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Time For More Progress on Knocking Down Roadblocks to Care

(Posted 9/21/22) As health care continues to sit at the front of the public consciousness – as it has since the start of the COVID-19 pandemic – patients and providers alike continue to find themselves characters in a story as persistent as it is frustrating. Read more

Behavioral Health: Top of Mind and Time For Change

(Posted 8/18/2022) With no shortage of polarizing issues circulating in Texas right now, one thing is clear no matter your politics: Mental health is top of mind. The stress of an ongoing pandemic layered with racial tensions, school shootings, divisive abortion laws, and a turbulent economy have pushed behavioral health front and center. Read more

Hospitals Pulled Us Through a Pandemic – Now Let’s Pull For Them

(Posted 7/16/22) The passage of time takes the sting out of painful memories. It’s a coping mechanism that allows us to move on from trauma and move forward with hope. As the pandemic moves toward second-page news, it’s hard to recall the early days of intense uncertainty, rapid-fire disease spread, school closures, mixed mask messages, travel bans, hand sanitizer rationing, and an abundance of panic as the country embarked on what we thought maybe a few weeks of turbulence and closures. Read more

Public Health Emergency Ensures Medicaid Coverage – But For How Long?

(Posted 6/14/22) When the COVID-19 pandemic first took hold of the nation, legislation quickly passed that has allowed most Medicaid enrollees to maintain coverage during the ongoing public health emergency. The federal Families First Coronavirus Response Act granted states an increase in federal Medicaid dollars as long as they paused disenrolling anyone from their Medicaid programs starting in March 2020. With the boost in Medicaid dollars Texas received, the state’s budget was stabilized, and Medicaid enrollees were granted uninterrupted coverage during the PHE. Read more

It’s Our Duty to Unite Against Workplace Violence

(Posted 5/19/22) Health care workers have dealt with endless challenges in recent years, especially after two years of COVID-19 patient care and the resulting burnout and fatigue. As hospitals and health systems face severe staffing shortages, the burden on those workers remaining grows more profound. Amid the mounting pressure and strain, health care workers must contend with, one concern is entirely preventable and must be addressed in a comprehensive and meaningful way. Workplace violence simply cannot be tolerated to any degree within a health care setting. With last month designated as Workplace Violence Awareness Month and June 3 called out by the American Hospital Association as Hospitals Against Violence day, now is the time to highlight what we as organizations and individuals must do to ensure safe, secure work environments for our dedicated health care workforce. Read more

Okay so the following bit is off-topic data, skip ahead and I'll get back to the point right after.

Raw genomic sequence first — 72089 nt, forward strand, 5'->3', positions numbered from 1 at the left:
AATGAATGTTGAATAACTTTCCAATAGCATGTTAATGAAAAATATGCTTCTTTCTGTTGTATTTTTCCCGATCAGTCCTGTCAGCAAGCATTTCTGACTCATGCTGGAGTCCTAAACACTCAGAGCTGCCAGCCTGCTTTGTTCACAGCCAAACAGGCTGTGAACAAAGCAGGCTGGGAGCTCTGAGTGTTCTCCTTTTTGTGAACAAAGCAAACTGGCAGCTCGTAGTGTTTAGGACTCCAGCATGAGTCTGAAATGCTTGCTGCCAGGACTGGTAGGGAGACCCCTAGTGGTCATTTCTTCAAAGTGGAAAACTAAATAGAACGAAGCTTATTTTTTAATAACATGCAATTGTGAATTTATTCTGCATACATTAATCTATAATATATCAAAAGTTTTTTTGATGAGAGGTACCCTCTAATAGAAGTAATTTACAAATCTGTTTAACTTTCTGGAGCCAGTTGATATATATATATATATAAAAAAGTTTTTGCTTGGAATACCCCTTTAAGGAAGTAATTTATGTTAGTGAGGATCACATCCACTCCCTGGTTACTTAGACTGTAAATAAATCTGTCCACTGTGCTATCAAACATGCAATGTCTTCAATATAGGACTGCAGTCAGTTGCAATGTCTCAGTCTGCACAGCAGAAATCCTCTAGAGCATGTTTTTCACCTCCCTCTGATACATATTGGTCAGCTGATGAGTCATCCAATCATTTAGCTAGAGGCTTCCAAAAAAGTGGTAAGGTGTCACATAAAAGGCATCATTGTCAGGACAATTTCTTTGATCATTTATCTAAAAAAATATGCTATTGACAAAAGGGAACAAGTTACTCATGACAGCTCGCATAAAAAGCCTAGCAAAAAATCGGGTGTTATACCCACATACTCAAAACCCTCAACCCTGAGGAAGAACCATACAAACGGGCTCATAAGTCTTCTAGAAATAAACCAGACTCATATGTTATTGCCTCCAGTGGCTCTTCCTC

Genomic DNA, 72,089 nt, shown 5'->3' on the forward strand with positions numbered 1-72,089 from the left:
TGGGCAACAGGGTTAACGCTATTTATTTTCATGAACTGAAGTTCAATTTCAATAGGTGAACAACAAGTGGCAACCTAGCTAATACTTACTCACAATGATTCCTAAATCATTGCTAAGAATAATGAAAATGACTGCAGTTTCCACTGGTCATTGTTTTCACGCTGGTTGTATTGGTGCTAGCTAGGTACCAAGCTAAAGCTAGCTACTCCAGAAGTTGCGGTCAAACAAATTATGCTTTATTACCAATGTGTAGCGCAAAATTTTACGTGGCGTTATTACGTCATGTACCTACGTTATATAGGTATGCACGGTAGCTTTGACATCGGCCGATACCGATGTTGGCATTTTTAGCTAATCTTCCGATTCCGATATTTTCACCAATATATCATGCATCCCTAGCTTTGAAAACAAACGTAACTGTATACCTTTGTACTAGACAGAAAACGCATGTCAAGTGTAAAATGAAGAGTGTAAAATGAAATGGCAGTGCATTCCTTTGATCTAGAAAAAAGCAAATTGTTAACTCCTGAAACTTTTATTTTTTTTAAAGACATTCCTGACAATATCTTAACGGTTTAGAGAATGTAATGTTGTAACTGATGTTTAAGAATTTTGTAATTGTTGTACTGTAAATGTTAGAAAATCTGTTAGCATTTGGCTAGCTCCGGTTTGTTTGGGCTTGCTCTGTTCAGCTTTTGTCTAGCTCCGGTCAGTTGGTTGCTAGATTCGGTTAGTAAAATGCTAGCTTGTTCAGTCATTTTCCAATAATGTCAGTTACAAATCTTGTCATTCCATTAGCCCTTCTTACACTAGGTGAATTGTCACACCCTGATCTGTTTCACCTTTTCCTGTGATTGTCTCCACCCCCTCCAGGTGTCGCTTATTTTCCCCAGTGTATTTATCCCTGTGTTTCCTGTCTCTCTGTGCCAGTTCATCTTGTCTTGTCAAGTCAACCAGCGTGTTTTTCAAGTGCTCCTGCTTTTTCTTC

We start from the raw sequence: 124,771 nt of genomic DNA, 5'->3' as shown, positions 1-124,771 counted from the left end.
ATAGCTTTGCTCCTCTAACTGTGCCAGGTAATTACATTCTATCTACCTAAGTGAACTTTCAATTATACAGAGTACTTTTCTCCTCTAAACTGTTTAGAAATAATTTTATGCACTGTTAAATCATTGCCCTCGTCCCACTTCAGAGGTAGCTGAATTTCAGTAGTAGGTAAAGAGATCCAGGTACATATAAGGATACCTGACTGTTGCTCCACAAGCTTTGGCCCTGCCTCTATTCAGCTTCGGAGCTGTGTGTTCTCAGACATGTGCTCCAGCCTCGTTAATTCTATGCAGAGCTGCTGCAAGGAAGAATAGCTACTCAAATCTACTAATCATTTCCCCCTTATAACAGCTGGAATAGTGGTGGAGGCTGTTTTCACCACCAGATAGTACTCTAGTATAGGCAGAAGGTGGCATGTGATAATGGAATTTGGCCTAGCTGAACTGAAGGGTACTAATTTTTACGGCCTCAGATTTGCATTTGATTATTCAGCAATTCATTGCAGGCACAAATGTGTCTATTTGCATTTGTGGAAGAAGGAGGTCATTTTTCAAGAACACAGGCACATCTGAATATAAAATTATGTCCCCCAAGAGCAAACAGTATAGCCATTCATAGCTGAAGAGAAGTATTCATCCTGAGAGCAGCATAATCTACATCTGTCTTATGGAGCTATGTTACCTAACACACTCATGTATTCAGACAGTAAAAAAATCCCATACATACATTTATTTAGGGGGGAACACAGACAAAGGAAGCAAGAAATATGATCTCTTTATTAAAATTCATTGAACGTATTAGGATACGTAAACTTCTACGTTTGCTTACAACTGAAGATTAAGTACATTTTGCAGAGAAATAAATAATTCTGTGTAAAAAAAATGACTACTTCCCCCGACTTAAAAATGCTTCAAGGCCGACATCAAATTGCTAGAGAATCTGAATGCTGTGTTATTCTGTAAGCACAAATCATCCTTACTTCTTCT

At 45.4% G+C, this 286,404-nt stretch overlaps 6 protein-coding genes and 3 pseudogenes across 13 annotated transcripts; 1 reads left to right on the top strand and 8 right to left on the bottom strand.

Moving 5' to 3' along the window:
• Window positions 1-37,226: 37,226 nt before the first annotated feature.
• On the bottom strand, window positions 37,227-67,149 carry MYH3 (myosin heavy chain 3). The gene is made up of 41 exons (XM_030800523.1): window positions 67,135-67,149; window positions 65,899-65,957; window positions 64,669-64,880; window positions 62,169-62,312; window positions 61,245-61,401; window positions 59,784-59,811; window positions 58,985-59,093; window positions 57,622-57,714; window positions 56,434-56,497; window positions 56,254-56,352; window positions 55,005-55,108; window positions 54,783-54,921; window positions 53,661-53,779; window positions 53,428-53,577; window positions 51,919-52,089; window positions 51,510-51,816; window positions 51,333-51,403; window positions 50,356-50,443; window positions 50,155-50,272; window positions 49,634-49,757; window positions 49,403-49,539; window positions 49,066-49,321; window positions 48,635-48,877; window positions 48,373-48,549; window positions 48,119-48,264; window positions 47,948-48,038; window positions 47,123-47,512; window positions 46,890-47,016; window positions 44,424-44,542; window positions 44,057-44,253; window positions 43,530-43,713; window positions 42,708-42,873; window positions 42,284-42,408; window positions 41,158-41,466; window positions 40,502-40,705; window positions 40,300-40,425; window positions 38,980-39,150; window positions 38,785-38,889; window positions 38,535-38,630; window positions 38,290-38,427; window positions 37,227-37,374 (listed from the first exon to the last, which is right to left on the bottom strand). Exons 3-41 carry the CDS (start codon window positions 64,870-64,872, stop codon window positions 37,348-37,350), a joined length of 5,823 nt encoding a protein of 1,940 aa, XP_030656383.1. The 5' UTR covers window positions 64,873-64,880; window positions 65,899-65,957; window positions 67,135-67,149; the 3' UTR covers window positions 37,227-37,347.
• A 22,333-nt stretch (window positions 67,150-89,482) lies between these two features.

DPP Approval: The First Step in Securing Texas’ Safety Net

(Posted 4/20/22) Hospitals around the state are breathing a collective sigh of relief following the Centers for Medicare & Medicaid Services’ approval of three directed payment programs in late March. These vital DPPs raise reimbursement rates closer to the cost of providing care to Medicaid enrollees and amount to $5.3 billion a year in payment enhancements to Texas providers. But for nearly seven months, the programs were left pending as CMS and the State of Texas remained in a deadlock over negotiations regarding the programs’ funding methods — leaving the state’s health care providers wondering if they were rapidly heading toward a financial cliff. The Texas Hospital Association is grateful CMS took a step in the right direction by issuing approval of the DPPs, but we also recognize that more work is needed to ensure the lasting viability of the Texas health care safety net. Read more


Workforce Shortages Threaten Patient Care

(Posted 3/17/2022) Hospitals have grappled with health care workforce shortages long before the pandemic, but two years of providing COVID-19 care have strained provider resources and staff like never before. Health care workers serving on the frontlines of one COVID-19 variant surge after the next are profoundly burned out and exiting hospital employment in record numbers. Some are leaving the field altogether, while others are trading full-time work for more lucrative travel positions. Without policies designed to build and sustain a robust health care workforce, this exodus of skilled professionals from hospital employment could threaten providers’ ability to care for patients. Read more


Critical Funding Remains in Limbo as Pandemic Wears On

(Posted 2/17/2022) While much of our attention lately has been focused on the COVID-19 pandemic and related challenges, another crisis has been quietly brewing with the potential to drastically impede health care delivery across Texas. Since last fall, supplement payment programs that raise hospitals’ Medicaid reimbursements closer to the actual cost of care either expired or are still awaiting federal approval. Months have now passed without Medicaid providers receiving these desperately needed funds, as negotiations between the state and federal authorities remain at an impasse. Read more


Despite Workforce Challenges, Frontline Workers Bravely Tackle Another Surge

(Posted 1/18/2022) Hope was on the horizon as we inched closer to the end of 2021. Powerful tools like vaccines, masks, boosters and testing capabilities were ubiquitous, and the general public was deeply educated about how to protect themselves. A new year brought hope for a new health care environment that perhaps would largely leave COVID-19 in the rearview mirror. But, as the holidays unfolded, so did another serious wave of infections due to the omicron variant. Read more